Criminal charges are designed to rectify a social wrong; if a person commits a crime that damages society, fines or time in prison or jail eliminate the debt that person holds to citizens. But there are consequences for convicted people beyond the time spent fulfilling this debt. Many people never recover from the social and economic damage that a conviction confers.
In some cases, charges alone can amount to problems for a person's family and career. A large university in Michigan has instituted a new policy requiring faculty and staff to disclose a felony charge or conviction within a week of receiving notice or being arrested. Some critics, including several at the university, have objected to possible "devastating consequences for marginalized groups."
"Everything we teach in history shows that you cannot create a non-biased process and impose it on a biased society," said a history professor at the university who helped craft the official objection to the policy. Others are concerned this move takes the university further away from the contemporary drive to eliminate criminal acts and convictions as a basis for denying employment opportunities.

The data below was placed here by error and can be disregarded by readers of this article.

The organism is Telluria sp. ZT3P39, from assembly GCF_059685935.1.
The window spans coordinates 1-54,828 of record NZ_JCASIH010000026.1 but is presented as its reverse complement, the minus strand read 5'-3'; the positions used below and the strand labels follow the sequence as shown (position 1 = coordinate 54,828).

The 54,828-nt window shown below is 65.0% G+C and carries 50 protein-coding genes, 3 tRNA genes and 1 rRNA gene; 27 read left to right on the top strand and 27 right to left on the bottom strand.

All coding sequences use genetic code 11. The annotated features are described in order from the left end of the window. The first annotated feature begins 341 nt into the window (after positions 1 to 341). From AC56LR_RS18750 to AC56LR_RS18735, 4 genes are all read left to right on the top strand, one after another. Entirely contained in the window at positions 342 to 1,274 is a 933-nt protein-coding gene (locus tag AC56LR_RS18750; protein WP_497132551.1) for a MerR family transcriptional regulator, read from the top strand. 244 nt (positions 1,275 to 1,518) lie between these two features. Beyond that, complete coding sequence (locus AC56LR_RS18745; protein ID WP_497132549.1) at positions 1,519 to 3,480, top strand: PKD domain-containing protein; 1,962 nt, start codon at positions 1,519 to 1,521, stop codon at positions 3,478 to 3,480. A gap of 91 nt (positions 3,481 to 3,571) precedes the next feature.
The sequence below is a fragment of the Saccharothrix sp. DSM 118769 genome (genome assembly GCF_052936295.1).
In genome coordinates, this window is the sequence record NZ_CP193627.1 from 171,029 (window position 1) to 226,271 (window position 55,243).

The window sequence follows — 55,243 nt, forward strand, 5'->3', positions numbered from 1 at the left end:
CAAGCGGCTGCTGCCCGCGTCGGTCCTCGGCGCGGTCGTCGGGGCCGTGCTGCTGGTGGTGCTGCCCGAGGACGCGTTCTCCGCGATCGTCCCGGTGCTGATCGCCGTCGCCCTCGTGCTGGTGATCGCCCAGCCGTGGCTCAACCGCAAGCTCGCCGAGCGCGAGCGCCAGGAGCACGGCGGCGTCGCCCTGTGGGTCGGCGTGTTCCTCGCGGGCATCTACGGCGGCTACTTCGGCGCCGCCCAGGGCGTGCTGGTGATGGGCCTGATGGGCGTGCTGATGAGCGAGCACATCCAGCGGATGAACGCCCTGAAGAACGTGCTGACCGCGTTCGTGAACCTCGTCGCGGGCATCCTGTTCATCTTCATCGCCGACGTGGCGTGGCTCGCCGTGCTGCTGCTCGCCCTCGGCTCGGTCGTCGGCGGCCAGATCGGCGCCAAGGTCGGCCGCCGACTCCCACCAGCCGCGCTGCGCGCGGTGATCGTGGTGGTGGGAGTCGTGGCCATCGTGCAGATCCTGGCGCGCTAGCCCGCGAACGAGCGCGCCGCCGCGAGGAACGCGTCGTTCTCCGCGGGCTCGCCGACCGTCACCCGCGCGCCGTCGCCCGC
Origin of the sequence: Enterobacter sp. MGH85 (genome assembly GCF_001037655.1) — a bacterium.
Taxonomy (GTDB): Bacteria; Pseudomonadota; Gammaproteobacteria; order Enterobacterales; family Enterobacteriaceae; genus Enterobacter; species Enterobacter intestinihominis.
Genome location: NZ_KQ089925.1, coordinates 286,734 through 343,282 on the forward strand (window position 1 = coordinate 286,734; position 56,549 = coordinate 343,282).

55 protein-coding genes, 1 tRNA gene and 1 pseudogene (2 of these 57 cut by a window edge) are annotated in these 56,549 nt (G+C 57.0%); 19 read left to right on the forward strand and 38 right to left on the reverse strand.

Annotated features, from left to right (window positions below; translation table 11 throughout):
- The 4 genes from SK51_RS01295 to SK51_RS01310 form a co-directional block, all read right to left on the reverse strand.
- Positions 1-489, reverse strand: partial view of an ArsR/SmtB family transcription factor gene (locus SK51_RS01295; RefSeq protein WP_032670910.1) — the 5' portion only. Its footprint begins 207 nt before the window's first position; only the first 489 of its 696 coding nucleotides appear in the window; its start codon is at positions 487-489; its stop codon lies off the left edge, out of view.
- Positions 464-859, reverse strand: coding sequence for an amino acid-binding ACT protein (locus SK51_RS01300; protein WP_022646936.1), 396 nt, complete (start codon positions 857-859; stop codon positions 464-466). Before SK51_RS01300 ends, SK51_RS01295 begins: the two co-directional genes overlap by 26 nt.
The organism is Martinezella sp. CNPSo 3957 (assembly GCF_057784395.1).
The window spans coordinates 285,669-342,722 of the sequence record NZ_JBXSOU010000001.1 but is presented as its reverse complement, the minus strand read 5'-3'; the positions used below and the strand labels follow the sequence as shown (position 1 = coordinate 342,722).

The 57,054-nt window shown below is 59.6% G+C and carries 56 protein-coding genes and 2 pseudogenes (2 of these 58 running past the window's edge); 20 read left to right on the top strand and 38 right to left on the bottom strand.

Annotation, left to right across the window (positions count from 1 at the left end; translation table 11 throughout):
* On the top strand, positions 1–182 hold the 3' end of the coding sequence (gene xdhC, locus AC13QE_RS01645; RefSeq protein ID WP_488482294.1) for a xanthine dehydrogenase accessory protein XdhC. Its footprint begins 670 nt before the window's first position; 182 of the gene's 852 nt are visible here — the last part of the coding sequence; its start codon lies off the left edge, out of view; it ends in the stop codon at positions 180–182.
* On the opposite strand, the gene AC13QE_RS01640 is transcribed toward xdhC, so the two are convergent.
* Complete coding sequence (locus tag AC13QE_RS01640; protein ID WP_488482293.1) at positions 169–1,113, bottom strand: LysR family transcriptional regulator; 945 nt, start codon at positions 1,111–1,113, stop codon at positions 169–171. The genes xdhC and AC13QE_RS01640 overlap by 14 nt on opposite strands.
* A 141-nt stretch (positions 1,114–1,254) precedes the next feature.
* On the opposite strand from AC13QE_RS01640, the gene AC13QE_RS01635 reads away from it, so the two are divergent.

Regardless of an institutional approach to criminal charges, past charges and convictions limit people's ability to seek career opportunities and support themselves and their families. As a result, it is imperative that defendants fight the charges against them, so they do not have to pay for the rest of their lives.
An attorney can help review the evidence and build a defense against prosecution for drug crimes and other offenses. A lawyer may be the best ally for someone charged with a crime.